WASHINGTON, DC - Apartment markets softened across all four indexes in the October 2016 National Multifamily Housing Council (NMHC) Quarterly Survey of Apartment Market Conditions. The Market Tightness (28), Sales Volume (42), Equity Financing (33) and Debt Financing (38) Indexes all landed below the breakeven level of 50 – showing weaker conditions from the previous quarter.
“The growing supply of new apartments, primarily in the Class A space, appears to have finally reached a level to slow the historically high rent growth. Additionally, debt and equity markets are more discerning in terms of what deals they are ready to take on, including the continued slowing of available construction loans,” said Mark Obrinsky, NMHC’s Senior Vice President of Research and Chief Economist. “Despite the softening due to the new development focus on Class A apartments, the overall fundamentals for apartments remain stable, indicated by the strong demand for Class B and C properties.”
The Market Tightness Index fell to 28, the lowest since July 2009 and the fourth quarter in a row showing declining conditions. Almost half of respondents (49 percent) reported looser conditions than three months ago. Likewise, only six percent noted tighter conditions. The remaining 45 percent reported no change at all.
The Sales Volume Index decreased from 50 to 42, signifying lower overall sales volume. Sixteen percent of respondents reported higher sales than three months prior, compared to 33 percent that reported lower sales volumes.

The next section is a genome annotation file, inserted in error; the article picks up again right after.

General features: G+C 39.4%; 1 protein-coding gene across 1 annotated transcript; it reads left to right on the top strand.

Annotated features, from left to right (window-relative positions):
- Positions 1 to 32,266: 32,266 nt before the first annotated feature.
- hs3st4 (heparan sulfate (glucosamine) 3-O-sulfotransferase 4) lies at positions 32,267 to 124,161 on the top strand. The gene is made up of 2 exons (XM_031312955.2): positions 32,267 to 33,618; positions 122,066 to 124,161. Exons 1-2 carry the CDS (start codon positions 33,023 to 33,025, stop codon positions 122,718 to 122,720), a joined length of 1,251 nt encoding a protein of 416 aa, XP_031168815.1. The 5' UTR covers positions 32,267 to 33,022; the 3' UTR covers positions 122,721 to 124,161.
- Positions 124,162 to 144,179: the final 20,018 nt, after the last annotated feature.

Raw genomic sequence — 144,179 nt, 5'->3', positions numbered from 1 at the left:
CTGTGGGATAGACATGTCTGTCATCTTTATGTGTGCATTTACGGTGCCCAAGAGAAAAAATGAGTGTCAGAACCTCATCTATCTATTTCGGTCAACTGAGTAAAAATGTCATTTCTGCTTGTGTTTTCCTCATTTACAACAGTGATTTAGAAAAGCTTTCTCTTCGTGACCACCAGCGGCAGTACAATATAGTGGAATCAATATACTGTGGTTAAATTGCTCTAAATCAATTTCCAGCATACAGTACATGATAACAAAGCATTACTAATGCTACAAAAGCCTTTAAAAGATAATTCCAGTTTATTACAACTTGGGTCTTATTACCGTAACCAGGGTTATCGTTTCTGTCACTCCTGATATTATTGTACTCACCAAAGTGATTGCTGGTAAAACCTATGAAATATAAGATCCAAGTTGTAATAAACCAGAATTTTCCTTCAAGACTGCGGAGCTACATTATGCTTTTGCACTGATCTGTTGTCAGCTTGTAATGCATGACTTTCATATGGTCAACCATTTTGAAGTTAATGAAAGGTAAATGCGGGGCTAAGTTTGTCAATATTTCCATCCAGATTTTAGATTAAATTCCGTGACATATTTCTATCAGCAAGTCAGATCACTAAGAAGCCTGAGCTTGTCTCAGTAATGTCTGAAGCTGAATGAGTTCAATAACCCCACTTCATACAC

The Equity Financing Index dropped 11 points to 33. This marks the fourth quarter in a row below 50 and the lowest in more than seven years. Forty-two percent of respondents believed that financing was less available, compared to eight percent who regarded financing as more available.
The Debt Financing Index decreased from 62 to 38, indicating a sharp reversal from last quarter. One-third of respondents reported worse conditions for borrowing compared to the three months prior, while only nine percent reported better conditions. Over half (52 percent) reported no change whatsoever in the debt market.
The survey also asked about rent growth among different class buildings. Excluding the ten percent that marked “don’t know/ not applicable”, nearly nine of ten (84 percent) respondents reported rent growth for Class B and C apartments as much stronger (33 percent) or somewhat stronger (51 percent) rent growth compared to Class A units. Just five percent reported somewhat weaker rent growth among Class B and C apartments compared to Class A, and two percent thought that B and C apartments exhibited much weaker rent growth. The remaining nine percent reported that rent growth levels were about the same throughout all classes of apartments.
The October 2016 Quarterly Survey of Apartment Market Conditions was conducted October 10-October 17, 2016; 147 CEOs and other senior executives of apartment-related firms nationwide responded. View the full data online at nmhc.org